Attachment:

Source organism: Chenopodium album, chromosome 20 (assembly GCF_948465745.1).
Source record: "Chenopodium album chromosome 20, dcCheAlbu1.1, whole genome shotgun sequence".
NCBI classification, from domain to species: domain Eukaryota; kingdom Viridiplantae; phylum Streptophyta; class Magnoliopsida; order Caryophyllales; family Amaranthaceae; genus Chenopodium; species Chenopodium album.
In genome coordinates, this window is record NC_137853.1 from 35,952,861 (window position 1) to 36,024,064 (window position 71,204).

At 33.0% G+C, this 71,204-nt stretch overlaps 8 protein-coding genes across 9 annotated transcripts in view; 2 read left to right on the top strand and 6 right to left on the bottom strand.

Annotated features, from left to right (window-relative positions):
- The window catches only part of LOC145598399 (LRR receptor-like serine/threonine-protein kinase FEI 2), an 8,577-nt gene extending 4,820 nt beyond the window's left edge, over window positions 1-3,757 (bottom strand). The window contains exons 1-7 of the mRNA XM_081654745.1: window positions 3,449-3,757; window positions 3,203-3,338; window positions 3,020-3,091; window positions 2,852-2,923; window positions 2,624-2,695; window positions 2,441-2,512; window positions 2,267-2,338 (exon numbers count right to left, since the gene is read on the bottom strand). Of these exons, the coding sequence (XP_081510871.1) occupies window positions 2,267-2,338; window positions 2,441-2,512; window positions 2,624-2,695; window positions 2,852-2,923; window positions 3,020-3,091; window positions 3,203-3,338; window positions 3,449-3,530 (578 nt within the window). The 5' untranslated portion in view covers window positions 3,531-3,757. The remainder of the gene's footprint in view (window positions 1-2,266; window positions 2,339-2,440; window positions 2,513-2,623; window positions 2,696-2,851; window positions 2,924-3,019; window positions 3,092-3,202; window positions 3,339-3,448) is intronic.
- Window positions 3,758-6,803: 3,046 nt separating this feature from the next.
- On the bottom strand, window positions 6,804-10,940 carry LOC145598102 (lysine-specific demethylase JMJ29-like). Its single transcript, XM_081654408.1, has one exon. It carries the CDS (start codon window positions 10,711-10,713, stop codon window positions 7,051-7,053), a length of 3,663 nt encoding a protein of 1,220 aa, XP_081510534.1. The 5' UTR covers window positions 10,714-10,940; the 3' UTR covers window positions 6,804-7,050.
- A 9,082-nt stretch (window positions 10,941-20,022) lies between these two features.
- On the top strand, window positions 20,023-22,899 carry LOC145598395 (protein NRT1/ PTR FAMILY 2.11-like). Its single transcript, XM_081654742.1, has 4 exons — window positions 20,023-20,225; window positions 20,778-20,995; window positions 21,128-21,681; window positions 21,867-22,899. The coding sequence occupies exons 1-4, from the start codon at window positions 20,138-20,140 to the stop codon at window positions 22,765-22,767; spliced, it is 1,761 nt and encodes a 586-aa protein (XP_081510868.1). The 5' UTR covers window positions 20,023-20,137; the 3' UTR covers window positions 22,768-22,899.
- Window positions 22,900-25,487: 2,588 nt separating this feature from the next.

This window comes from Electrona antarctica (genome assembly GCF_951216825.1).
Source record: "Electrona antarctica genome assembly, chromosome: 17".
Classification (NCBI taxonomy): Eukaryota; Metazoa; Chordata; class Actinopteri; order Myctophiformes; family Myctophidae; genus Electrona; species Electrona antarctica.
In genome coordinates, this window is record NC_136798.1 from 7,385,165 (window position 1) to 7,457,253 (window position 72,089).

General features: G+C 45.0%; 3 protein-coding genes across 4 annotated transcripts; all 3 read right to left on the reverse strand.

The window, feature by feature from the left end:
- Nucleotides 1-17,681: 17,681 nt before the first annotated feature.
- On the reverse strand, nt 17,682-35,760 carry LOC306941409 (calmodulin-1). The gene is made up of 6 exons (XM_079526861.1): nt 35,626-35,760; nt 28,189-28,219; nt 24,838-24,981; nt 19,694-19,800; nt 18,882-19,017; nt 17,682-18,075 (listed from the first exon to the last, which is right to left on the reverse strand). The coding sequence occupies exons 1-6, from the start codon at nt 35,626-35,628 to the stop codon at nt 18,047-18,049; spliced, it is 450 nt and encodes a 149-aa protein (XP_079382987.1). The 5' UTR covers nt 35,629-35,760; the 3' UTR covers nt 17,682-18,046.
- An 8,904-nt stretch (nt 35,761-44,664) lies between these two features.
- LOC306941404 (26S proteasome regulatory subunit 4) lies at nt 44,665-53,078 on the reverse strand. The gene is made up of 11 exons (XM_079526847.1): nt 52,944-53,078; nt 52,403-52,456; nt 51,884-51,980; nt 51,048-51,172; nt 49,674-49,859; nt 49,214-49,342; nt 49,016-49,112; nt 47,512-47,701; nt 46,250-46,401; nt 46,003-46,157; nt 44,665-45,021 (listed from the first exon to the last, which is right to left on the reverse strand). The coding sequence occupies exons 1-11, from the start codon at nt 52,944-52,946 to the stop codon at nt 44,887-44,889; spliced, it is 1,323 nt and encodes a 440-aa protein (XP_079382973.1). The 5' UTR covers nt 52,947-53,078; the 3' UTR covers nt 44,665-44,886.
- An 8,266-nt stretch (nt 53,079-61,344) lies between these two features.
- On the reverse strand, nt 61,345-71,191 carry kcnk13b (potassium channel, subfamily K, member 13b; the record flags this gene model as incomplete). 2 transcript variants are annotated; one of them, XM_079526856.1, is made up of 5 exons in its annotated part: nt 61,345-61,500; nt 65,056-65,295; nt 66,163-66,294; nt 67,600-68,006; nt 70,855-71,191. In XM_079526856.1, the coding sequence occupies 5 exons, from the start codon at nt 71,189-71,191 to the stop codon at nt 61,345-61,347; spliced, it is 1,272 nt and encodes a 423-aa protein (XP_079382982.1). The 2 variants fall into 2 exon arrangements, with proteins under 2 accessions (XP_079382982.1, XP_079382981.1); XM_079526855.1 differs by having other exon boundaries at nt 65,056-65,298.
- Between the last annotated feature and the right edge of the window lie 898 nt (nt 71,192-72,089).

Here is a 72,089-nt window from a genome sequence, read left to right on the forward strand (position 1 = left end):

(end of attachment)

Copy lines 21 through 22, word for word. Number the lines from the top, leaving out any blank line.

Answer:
- An 8,904-nt stretch (nt 35,761-44,664) lies between these two features.
- LOC306941404 (26S proteasome regulatory subunit 4) lies at nt 44,665-53,078 on the reverse strand. The gene is made up of 11 exons (XM_079526847.1): nt 52,944-53,078; nt 52,403-52,456; nt 51,884-51,980; nt 51,048-51,172; nt 49,674-49,859; nt 49,214-49,342; nt 49,016-49,112; nt 47,512-47,701; nt 46,250-46,401; nt 46,003-46,157; nt 44,665-45,021 (listed from the first exon to the last, which is right to left on the reverse strand). The coding sequence occupies exons 1-11, from the start codon at nt 52,944-52,946 to the stop codon at nt 44,887-44,889; spliced, it is 1,323 nt and encodes a 440-aa protein (XP_079382973.1). The 5' UTR covers nt 52,947-53,078; the 3' UTR covers nt 44,665-44,886.